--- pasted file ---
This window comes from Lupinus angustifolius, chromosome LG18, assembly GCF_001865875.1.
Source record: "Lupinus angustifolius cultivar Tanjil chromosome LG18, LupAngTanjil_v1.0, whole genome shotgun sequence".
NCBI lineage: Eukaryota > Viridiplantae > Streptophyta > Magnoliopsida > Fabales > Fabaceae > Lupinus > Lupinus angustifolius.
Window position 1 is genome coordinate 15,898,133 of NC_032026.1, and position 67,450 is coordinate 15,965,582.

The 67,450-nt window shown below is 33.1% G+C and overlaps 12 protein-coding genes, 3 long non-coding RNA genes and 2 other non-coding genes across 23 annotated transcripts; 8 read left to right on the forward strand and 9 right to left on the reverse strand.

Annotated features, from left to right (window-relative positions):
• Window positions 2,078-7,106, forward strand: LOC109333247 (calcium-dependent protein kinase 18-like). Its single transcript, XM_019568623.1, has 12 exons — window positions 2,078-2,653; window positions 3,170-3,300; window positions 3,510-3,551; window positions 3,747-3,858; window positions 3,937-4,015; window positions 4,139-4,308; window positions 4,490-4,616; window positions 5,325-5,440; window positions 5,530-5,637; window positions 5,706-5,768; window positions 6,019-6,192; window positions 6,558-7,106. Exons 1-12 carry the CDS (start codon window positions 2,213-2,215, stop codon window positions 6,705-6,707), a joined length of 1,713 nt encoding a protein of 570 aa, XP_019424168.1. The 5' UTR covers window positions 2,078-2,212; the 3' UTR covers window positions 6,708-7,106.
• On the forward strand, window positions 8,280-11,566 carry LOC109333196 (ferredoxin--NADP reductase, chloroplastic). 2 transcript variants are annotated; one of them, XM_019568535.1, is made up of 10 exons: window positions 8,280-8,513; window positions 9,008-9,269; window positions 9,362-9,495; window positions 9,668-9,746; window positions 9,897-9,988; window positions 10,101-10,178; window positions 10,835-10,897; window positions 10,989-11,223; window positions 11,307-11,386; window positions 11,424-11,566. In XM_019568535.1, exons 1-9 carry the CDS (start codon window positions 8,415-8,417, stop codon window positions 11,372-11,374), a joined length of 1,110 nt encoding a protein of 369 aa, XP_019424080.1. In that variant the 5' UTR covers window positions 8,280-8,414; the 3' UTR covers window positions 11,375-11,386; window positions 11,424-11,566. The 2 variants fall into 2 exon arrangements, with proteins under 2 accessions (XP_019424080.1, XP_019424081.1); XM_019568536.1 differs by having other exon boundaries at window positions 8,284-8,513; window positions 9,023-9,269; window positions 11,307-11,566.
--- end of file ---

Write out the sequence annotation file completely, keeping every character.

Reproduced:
This window comes from Lupinus angustifolius, chromosome LG18, assembly GCF_001865875.1.
Source record: "Lupinus angustifolius cultivar Tanjil chromosome LG18, LupAngTanjil_v1.0, whole genome shotgun sequence".
NCBI lineage: Eukaryota > Viridiplantae > Streptophyta > Magnoliopsida > Fabales > Fabaceae > Lupinus > Lupinus angustifolius.
Window position 1 is genome coordinate 15,898,133 of NC_032026.1, and position 67,450 is coordinate 15,965,582.

The 67,450-nt window shown below is 33.1% G+C and overlaps 12 protein-coding genes, 3 long non-coding RNA genes and 2 other non-coding genes across 23 annotated transcripts; 8 read left to right on the forward strand and 9 right to left on the reverse strand.

Annotated features, from left to right (window-relative positions):
• Window positions 2,078-7,106, forward strand: LOC109333247 (calcium-dependent protein kinase 18-like). Its single transcript, XM_019568623.1, has 12 exons — window positions 2,078-2,653; window positions 3,170-3,300; window positions 3,510-3,551; window positions 3,747-3,858; window positions 3,937-4,015; window positions 4,139-4,308; window positions 4,490-4,616; window positions 5,325-5,440; window positions 5,530-5,637; window positions 5,706-5,768; window positions 6,019-6,192; window positions 6,558-7,106. Exons 1-12 carry the CDS (start codon window positions 2,213-2,215, stop codon window positions 6,705-6,707), a joined length of 1,713 nt encoding a protein of 570 aa, XP_019424168.1. The 5' UTR covers window positions 2,078-2,212; the 3' UTR covers window positions 6,708-7,106.
• On the forward strand, window positions 8,280-11,566 carry LOC109333196 (ferredoxin--NADP reductase, chloroplastic). 2 transcript variants are annotated; one of them, XM_019568535.1, is made up of 10 exons: window positions 8,280-8,513; window positions 9,008-9,269; window positions 9,362-9,495; window positions 9,668-9,746; window positions 9,897-9,988; window positions 10,101-10,178; window positions 10,835-10,897; window positions 10,989-11,223; window positions 11,307-11,386; window positions 11,424-11,566. In XM_019568535.1, exons 1-9 carry the CDS (start codon window positions 8,415-8,417, stop codon window positions 11,372-11,374), a joined length of 1,110 nt encoding a protein of 369 aa, XP_019424080.1. In that variant the 5' UTR covers window positions 8,280-8,414; the 3' UTR covers window positions 11,375-11,386; window positions 11,424-11,566. The 2 variants fall into 2 exon arrangements, with proteins under 2 accessions (XP_019424080.1, XP_019424081.1); XM_019568536.1 differs by having other exon boundaries at window positions 8,284-8,513; window positions 9,023-9,269; window positions 11,307-11,566.